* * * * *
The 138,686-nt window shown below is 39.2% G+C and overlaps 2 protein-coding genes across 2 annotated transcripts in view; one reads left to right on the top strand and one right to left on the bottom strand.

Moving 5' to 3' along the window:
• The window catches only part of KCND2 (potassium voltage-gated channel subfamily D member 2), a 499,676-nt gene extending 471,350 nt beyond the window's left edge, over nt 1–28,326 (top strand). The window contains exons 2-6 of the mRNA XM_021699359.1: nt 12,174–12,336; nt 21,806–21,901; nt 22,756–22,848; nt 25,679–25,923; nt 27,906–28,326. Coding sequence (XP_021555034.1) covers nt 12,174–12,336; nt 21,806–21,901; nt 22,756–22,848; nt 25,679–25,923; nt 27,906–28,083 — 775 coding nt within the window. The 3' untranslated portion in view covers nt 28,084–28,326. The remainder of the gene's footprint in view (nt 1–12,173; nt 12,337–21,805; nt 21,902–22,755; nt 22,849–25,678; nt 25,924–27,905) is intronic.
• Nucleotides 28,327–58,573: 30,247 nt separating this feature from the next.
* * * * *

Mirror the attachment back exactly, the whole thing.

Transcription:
The 138,686-nt window shown below is 39.2% G+C and overlaps 2 protein-coding genes across 2 annotated transcripts in view; one reads left to right on the top strand and one right to left on the bottom strand.

Moving 5' to 3' along the window:
• The window catches only part of KCND2 (potassium voltage-gated channel subfamily D member 2), a 499,676-nt gene extending 471,350 nt beyond the window's left edge, over nt 1–28,326 (top strand). The window contains exons 2-6 of the mRNA XM_021699359.1: nt 12,174–12,336; nt 21,806–21,901; nt 22,756–22,848; nt 25,679–25,923; nt 27,906–28,326. Coding sequence (XP_021555034.1) covers nt 12,174–12,336; nt 21,806–21,901; nt 22,756–22,848; nt 25,679–25,923; nt 27,906–28,083 — 775 coding nt within the window. The 3' untranslated portion in view covers nt 28,084–28,326. The remainder of the gene's footprint in view (nt 1–12,173; nt 12,337–21,805; nt 21,902–22,755; nt 22,849–25,678; nt 25,924–27,905) is intronic.
• Nucleotides 28,327–58,573: 30,247 nt separating this feature from the next.